When news came on 28 August of the illegal arrests and raids on the homes of writers, academics, lawyers, activists—each a public figure who speaks for justice, now branded an ‘urban naxal’—we at Navayana felt the creation of a shared universe. We had been associated, in disparate ways, with several of the figures who had been attacked: Anand Teltumbde has authored two books for us, both of which show how for the Indian state (which is at once brahmanical and neoliberal), ‘Maoism and nationalism are simply modern-day euphemisms for outcaste and caste, respectively’; Varavara Rao had spoken at the launch of Ramchandra Singh’s recently published memoir 13 Years: A Naxalite’s Prison Diary and even endorsed it; Arun Ferreira, whose struggles with lawlessness Teltumbde has documented in Republic of Caste, wrote an endorsement for Singh’s book; K. Satyanarayana has co-edited The Exercise of Freedom: An Introduction to Dalit Writing. The list of associations can go on. Umar Khalid, the much-hounded JNU research scholar on whose life an attempt was made recently in Delhi, wrote a tribute in Gauri’s book and had spoken at its launch in Delhi. Kancha Ilaiah Shepherd, who penned an introduction to B.R. Ambedkar’s Riddles in Hinduism: The Annotated Critical Selection and has been long associated with Navayana, has faced death threats that have been made light of by the state and the liberals. D.N. Jha, author of The Myth of the Holy Cow is a veteran of facing intolerance that comes in the face of unholy facts. Then there’s Arundhati Roy, who never shies from these battles and has consistently spoken out against every form of state and social injustice. Looming over all of us is of course Ambedkar, the militant and partisan par excellence who ushered the idea of radical equality amidst the clamour of nationalism. The recent arrests performed the function of unifying us in a formal sense. The condemnation of the state has unwittingly made our partisanship a public real.
A few days before the 28 August display of state terror, D. Ravikumar, one of the founding members of Navayana, discovered that his name figures in the list of 34 targets of the radicalized Hindus (Sanatan Sansthan) who executed Gauri Lankesh. The former MLA and general secretary of the Viduthalai Chiruthaigal Katchi (VCK), is a well-known public intellectual and poet in Tamil. Amol Kale, the alleged mastermind of the killings of Kalburgi, Dabholkar and Pansare, had also marked Ravikumar in his diary.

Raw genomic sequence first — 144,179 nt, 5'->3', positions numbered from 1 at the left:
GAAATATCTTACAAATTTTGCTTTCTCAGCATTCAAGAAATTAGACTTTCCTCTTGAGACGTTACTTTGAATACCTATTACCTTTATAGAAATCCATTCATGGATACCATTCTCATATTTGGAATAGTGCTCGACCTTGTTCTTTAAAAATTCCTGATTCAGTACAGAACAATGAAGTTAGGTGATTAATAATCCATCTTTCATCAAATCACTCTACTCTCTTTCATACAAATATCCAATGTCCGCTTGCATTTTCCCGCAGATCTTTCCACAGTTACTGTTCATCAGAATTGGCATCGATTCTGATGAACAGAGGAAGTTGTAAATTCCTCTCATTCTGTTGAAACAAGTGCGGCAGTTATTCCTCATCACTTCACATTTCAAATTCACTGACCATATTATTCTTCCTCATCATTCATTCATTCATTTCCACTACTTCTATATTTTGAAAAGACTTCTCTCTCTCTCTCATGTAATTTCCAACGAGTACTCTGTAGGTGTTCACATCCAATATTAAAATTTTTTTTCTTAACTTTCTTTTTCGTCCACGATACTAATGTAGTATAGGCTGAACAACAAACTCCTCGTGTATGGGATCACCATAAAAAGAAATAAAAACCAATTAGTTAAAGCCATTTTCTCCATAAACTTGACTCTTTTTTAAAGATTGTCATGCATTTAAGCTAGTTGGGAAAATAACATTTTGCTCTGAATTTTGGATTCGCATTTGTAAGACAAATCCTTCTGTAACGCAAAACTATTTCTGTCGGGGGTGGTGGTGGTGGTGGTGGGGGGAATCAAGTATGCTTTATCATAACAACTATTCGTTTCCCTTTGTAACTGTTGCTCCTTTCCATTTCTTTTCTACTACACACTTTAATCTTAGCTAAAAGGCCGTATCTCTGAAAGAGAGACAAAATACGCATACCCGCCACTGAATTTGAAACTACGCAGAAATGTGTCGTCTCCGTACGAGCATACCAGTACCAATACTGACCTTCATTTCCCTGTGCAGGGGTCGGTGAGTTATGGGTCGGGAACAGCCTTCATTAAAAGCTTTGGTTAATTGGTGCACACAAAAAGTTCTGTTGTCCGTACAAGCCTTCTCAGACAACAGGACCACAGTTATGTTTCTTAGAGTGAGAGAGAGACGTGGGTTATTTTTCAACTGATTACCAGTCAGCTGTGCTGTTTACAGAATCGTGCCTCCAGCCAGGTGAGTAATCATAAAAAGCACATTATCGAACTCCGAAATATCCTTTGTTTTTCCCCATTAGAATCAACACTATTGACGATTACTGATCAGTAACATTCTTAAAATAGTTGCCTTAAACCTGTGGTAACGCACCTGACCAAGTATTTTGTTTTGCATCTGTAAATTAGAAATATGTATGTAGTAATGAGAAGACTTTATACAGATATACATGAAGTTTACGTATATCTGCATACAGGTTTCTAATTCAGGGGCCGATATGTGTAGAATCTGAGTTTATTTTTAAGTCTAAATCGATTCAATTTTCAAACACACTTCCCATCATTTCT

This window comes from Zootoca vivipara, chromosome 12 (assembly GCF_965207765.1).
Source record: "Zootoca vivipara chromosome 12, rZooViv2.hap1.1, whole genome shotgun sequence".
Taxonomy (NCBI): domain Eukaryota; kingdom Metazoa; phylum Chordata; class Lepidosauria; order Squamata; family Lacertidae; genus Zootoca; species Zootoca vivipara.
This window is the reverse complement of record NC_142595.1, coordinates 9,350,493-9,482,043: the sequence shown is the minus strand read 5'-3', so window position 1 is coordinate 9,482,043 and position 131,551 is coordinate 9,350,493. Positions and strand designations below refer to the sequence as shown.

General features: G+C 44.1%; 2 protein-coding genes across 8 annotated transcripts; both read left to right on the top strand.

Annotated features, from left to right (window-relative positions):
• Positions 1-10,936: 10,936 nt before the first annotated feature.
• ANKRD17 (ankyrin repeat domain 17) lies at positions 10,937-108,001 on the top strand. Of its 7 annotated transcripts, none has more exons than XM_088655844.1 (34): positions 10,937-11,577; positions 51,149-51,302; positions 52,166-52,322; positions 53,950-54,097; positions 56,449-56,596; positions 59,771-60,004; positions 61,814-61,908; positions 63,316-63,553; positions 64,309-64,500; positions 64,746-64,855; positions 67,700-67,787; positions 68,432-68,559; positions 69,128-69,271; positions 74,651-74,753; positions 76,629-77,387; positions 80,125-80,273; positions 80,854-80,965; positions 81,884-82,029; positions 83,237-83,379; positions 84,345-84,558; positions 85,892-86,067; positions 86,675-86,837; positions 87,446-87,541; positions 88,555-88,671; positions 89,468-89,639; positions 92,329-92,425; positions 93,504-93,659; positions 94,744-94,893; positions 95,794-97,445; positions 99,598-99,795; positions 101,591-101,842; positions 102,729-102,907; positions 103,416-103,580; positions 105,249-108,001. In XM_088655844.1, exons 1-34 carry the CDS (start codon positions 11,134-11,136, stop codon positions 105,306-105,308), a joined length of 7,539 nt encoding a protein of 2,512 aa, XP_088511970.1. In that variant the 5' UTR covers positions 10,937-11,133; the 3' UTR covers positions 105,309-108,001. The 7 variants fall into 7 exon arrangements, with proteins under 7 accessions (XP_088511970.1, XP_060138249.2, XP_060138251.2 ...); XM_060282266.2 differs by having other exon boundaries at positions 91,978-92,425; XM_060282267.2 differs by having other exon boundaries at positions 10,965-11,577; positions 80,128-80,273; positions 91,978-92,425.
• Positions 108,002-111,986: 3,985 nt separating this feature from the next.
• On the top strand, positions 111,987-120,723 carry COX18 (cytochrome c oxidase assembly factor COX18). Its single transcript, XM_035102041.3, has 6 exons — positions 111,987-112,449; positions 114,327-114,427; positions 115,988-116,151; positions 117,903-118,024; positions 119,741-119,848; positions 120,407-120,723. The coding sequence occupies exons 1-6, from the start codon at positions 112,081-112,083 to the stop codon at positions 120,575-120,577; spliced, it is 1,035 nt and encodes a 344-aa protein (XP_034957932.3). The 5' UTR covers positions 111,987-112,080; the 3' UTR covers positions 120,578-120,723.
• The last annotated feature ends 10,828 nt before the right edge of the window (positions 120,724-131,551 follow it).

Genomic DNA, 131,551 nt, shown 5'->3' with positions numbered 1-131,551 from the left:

All of us—including those of you reading this—form an association of sorts; and here we use the term advisedly in the sense Ambedkar had invoked it. Soumyabrata Choudhury explains how in Ambedkar and Other Immortals:
“Association” was a word Ambedkar repeatedly affirmed to convey a kind of generic definition of politics as collective life of association. People enter into associational activity not because they belong to the same family, caste and nation but because they share new “common feelings” at the risk of disaffection from given forms of belonging. This disaffection is not mere wilful sedition; it is the result of encounters with others, other affections, other ideas and paradigms of thought that produce a type of fraternity with strangers. The condition for this fraternity is clearly the freedom to encounter others in their strangeness—but it is also the unforeseen contingent possibility of sharing in a common egalitarian utterance.
It is such a partisan utterance—even declaration—of fraternity with Afzal Guru or Yakub Memon by the Ambedkar Students Association in Hyderabad Central University that threatened the likes of Bandaru Dattatreya and Smriti Irani, resulting in the loss of Rohith Vemula’s life. The examples are too many to bear listing but this saga is as much about those names and people we may never know, each a stranger made intimate by association. The illegal detentions of Sukalo and Kismatiya Gond may not have resonated with many, but the much-maligned Teesta Setalvad has championed the case for their freedom at Citizens for Justice and Peace. Should G.N. Saibaba in his Anda Cell in Nagpur take cold comfort in such camaraderie? Is there some perverse sense of solidarity to be gained when an algorithm tells you: ‘Those who searched for Anand Teltumbde and K. Satyanarayana also searched for…’ Is this the kind of associated mode of life Ambedkar may have sought? While those who have written books and held prestigious jobs can parade their entitlements and bemoan their treatment like ‘terrorists and criminals’ (making one wonder if it is okay for the state to treat those labelled terrorists and criminals in certain uncertain ways), what of those whose claims are beyond algorithms, whose names elude the aggregating shadows of search engines that inflect our thoughts?
On the first anniversary of Gauri Lankesh’s assassination, we are left with more questions than answers—but what is clear is that the true violence remains the one of unthought, of the disappearance and forgetfulness of thought. How many of us can truly claim to have engaged with the truth of what Gauri Lankesh said in life even as we mourn her death? Shamefully, we are left with the unfinished business of still selling copies of the first print-run of The Way I See It.
August and September witness an orgy of festivals among the Hindus. Raksha-bandhan, Janmashtami, the B.G. Tilak–fashioned tamasha and hooliganism around Ganesha pandals and so on. The Hindu calendar is rife with festivity and the unabashed celebration of weapons-wielding gods who attain godhead for their display of gratuitous violence, usually upon the asuras. Those who were asuras in mytho-history go by various names today—maoists, urban naxals, Muslims, dalits, liberals. Everyone is a suspect.
5 September 2018